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Br J Ophthalmol. 2007 September; 91(9): 1104–1105.
PMCID: PMC1954912

Polypoidal choroidal vasculopathy

Short abstract

From the viewpoint of an Asian ophthalmologist

Polypoidal choroidal vasculopathy (PCV) has been recognised for almost two decades. In 1990, Yannuzzi and colleagues first described idiopathic polypoidal choroidal vasculopathy (IPCV) macular disorder—a choroidal vasculopathy that causes haemorrhagic and exudative macular degeneration—in 11 patients.1 The patients had peculiar polypoidal subretinal vascular lesions associated with serous and haemorrhagic detachments of the retinal pigment epithelium (RPE). In the late 1990s, Yannuzzi and colleagues expanded the clinical spectrum of IPCV and established the concept of PCV.2,3

In 1995, Spaide and colleagues identified the precise choroidal abnormalities associated with PCV and examined them using indocyanine green angiography (IA).4 IA showed two basic choroidal vascular changes: a branching network of vessels in the inner choroid and polypoidal vascular dilations at the border of the network of vessels. IA confirmed the definitive diagnosis of PCV. In 1999, using optical coherence tomography (OCT), Iijima and colleagues showed that on images of the inner choroid in eyes with PCV orange‐red lesions protruded anteriorly.5 These lesions had a sharper peak than serous RPE detachments in the subretina, suggesting that polypoidal vascular lesions in eyes with PCV lie beneath Bruch's membrane and are covered anteriorly by the RPE and Bruch's membrane.6 IA and OCT, relatively new diagnostic devices, are useful for understanding the pathophysiology and for diagnosing PCV. However, the cause and the pathogenesis of PCV are not clearly known.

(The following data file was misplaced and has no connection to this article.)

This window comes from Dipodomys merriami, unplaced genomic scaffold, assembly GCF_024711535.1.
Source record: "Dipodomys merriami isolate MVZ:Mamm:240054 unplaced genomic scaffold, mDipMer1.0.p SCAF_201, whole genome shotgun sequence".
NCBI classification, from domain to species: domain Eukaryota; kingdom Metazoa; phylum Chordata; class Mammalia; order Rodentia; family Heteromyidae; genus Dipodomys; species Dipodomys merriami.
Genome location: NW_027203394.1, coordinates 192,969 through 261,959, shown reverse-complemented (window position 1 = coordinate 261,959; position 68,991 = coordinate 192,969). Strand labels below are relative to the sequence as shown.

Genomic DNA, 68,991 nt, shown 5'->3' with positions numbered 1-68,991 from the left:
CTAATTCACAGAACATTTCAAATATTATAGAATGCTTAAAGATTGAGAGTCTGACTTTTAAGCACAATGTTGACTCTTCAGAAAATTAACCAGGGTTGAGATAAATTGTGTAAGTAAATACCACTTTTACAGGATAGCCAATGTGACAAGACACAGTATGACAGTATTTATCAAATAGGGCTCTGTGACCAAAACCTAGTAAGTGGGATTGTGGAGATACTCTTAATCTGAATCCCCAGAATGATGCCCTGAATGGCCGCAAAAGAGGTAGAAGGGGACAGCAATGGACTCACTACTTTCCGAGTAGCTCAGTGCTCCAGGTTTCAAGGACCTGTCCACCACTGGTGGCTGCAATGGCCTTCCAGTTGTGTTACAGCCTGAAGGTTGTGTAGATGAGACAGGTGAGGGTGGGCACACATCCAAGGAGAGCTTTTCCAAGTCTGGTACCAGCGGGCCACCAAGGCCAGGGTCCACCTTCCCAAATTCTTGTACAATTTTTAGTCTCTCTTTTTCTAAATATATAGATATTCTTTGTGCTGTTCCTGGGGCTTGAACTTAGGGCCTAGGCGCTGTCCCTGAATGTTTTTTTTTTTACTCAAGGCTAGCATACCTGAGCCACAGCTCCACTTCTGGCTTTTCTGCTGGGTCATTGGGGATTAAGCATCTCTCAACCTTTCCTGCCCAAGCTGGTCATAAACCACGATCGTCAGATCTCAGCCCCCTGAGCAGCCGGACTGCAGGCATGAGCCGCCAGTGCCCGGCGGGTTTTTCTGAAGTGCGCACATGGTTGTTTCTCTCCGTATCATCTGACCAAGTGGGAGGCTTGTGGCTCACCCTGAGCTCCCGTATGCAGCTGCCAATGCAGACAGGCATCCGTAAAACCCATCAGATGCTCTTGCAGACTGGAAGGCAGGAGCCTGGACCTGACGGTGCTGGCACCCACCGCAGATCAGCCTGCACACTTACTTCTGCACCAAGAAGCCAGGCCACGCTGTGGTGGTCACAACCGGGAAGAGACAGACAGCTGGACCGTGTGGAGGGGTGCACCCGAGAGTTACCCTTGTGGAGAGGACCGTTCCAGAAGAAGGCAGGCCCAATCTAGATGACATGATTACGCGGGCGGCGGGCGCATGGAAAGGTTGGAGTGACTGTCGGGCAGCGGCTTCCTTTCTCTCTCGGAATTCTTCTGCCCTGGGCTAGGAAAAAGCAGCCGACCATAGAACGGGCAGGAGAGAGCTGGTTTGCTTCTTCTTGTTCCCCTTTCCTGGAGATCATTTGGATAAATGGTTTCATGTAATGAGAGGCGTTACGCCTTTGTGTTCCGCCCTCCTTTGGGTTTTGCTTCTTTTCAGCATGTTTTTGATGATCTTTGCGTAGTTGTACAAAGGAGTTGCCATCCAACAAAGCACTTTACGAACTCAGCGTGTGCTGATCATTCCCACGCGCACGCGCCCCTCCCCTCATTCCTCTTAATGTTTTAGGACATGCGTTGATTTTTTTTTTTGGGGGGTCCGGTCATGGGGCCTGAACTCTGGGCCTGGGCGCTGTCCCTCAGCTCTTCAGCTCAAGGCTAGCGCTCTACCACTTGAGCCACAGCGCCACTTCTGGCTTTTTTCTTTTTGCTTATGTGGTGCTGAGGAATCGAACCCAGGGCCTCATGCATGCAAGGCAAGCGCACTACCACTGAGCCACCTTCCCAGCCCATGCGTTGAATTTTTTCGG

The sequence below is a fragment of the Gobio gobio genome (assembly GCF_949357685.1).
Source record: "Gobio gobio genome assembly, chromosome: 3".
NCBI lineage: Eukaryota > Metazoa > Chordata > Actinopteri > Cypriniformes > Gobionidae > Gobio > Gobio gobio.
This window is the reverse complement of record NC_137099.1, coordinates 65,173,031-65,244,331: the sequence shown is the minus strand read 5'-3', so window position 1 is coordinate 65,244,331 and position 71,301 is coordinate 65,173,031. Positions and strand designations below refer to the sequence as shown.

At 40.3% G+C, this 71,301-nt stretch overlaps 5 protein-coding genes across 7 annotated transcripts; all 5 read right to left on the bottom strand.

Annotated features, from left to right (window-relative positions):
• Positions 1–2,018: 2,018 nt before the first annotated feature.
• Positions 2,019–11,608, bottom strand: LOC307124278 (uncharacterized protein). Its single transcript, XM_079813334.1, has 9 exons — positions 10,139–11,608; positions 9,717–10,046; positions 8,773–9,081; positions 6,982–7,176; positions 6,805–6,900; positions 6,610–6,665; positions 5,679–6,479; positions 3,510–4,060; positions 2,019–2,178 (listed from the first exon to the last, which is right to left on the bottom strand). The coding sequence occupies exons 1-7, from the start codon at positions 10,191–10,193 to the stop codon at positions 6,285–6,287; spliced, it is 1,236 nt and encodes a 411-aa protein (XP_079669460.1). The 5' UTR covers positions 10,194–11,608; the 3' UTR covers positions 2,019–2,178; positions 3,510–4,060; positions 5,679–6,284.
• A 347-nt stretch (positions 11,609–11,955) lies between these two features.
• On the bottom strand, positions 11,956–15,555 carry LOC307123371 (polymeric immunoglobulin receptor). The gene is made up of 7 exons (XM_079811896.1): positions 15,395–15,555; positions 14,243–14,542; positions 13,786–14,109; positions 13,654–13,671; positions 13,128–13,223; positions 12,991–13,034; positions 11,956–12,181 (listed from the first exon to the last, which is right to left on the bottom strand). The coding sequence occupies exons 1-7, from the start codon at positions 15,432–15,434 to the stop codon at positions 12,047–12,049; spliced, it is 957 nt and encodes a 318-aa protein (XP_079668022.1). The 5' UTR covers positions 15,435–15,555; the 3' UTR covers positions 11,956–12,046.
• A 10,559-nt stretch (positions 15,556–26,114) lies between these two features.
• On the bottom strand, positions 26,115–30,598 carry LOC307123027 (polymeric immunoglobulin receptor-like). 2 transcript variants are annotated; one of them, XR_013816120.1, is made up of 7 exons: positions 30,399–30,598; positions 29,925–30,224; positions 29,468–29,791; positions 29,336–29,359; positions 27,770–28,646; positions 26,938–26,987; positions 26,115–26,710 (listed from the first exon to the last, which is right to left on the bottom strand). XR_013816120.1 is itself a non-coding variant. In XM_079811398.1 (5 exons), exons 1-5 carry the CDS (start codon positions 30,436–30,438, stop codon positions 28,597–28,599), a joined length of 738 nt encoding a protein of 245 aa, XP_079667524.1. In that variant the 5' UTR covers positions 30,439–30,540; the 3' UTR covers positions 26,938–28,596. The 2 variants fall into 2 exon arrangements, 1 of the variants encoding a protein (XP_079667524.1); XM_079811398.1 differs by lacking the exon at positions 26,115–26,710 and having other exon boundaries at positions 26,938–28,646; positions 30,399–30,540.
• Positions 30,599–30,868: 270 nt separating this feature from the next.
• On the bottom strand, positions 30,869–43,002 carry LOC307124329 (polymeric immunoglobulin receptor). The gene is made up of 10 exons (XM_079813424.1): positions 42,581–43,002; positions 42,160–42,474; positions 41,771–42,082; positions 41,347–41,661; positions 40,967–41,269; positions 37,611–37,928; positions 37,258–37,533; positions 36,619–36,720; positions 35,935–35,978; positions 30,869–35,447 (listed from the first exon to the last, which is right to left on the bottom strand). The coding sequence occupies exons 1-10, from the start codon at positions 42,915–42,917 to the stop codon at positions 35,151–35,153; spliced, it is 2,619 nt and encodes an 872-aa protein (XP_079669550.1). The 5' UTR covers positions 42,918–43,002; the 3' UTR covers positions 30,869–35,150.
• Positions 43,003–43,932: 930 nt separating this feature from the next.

In 1999, Uyama and colleagues described the nature and clinical features of PCV in 32 Japanese patients.7 IA showed branching vascular networks with polypoidal dilations at the network terminals beneath the RPE in all patients. These lesions were mostly in the macula (94%), with a few in the peripapillary area. The authors concluded that PCV in Japanese patients differs from that in US patients. In 2002, the same investigators clarified the long‐term natural history of PCV.8 Fourteen eyes of 12 untreated Japanese patients with PCV were followed prospectively for at least 2 years after the first visit. The authors concluded that PCV is a chronic disease of long duration, and the patients had varying courses. Fifty per cent of the patients had a favourable course; in the other 50%, the disorder persisted for a long time with occasional episodes of bleeding and leakage, resulting in macular degeneration and visual loss. In 2005, the Japanese Study Group of Polypoidal Choroidal Vasculopathy reported the criteria for this disorder in Japanese patients,9 based on a fundus examination, IA findings or both. Definitive cases meet at least one of the following criteria: 1) protruding elevated orange‐red lesions observed by fundus examination and 2) characteristic polypoidal lesions seen on IA. Probable cases meet at least one of the follwing criteria: 1) only an abnormal vascular network is seen in IA and 2) recurrent haemorrhagic and/or serous detachments of the RPE are observed.